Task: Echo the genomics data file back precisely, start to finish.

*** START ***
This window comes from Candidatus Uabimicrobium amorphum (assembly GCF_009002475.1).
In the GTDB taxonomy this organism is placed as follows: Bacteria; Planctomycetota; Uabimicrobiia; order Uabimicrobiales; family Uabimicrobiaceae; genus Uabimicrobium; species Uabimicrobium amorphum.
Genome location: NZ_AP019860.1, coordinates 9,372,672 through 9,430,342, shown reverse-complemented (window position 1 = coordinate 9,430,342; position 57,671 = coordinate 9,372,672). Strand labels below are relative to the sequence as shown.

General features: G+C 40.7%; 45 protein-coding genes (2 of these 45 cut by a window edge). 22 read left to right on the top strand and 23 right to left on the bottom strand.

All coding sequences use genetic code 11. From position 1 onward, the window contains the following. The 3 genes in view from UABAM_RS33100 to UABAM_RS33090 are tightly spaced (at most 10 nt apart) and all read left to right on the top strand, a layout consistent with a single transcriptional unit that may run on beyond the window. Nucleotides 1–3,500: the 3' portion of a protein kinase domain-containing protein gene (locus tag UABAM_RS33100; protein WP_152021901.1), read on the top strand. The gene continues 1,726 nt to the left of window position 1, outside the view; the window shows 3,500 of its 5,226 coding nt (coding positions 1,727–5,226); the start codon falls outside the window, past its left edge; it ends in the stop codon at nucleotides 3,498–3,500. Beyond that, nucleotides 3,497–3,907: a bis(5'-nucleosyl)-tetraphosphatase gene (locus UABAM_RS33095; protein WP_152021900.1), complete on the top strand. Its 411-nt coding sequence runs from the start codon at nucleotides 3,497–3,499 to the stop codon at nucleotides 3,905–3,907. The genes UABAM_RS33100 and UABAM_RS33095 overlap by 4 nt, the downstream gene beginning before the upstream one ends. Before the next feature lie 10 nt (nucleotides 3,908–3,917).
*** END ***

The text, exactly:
This window comes from Candidatus Uabimicrobium amorphum (assembly GCF_009002475.1).
In the GTDB taxonomy this organism is placed as follows: Bacteria; Planctomycetota; Uabimicrobiia; order Uabimicrobiales; family Uabimicrobiaceae; genus Uabimicrobium; species Uabimicrobium amorphum.
Genome location: NZ_AP019860.1, coordinates 9,372,672 through 9,430,342, shown reverse-complemented (window position 1 = coordinate 9,430,342; position 57,671 = coordinate 9,372,672). Strand labels below are relative to the sequence as shown.

General features: G+C 40.7%; 45 protein-coding genes (2 of these 45 cut by a window edge). 22 read left to right on the top strand and 23 right to left on the bottom strand.

All coding sequences use genetic code 11. From position 1 onward, the window contains the following. The 3 genes in view from UABAM_RS33100 to UABAM_RS33090 are tightly spaced (at most 10 nt apart) and all read left to right on the top strand, a layout consistent with a single transcriptional unit that may run on beyond the window. Nucleotides 1–3,500: the 3' portion of a protein kinase domain-containing protein gene (locus tag UABAM_RS33100; protein WP_152021901.1), read on the top strand. The gene continues 1,726 nt to the left of window position 1, outside the view; the window shows 3,500 of its 5,226 coding nt (coding positions 1,727–5,226); the start codon falls outside the window, past its left edge; it ends in the stop codon at nucleotides 3,498–3,500. Beyond that, nucleotides 3,497–3,907: a bis(5'-nucleosyl)-tetraphosphatase gene (locus UABAM_RS33095; protein WP_152021900.1), complete on the top strand. Its 411-nt coding sequence runs from the start codon at nucleotides 3,497–3,499 to the stop codon at nucleotides 3,905–3,907. The genes UABAM_RS33100 and UABAM_RS33095 overlap by 4 nt, the downstream gene beginning before the upstream one ends. Before the next feature lie 10 nt (nucleotides 3,908–3,917).